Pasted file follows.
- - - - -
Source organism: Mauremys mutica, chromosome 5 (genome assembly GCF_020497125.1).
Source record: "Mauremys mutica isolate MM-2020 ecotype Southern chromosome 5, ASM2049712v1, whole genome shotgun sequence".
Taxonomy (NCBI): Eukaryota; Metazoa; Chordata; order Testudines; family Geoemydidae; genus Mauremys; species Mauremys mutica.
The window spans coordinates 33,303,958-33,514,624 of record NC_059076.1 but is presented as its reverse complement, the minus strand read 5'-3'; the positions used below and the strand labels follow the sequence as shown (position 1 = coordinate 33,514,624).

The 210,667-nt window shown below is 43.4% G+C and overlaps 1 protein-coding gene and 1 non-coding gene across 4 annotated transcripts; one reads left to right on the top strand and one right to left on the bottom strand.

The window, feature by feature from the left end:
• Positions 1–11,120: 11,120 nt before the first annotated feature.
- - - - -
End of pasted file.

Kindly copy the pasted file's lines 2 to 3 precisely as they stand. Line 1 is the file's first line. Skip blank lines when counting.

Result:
Source record: "Mauremys mutica isolate MM-2020 ecotype Southern chromosome 5, ASM2049712v1, whole genome shotgun sequence".
Taxonomy (NCBI): Eukaryota; Metazoa; Chordata; order Testudines; family Geoemydidae; genus Mauremys; species Mauremys mutica.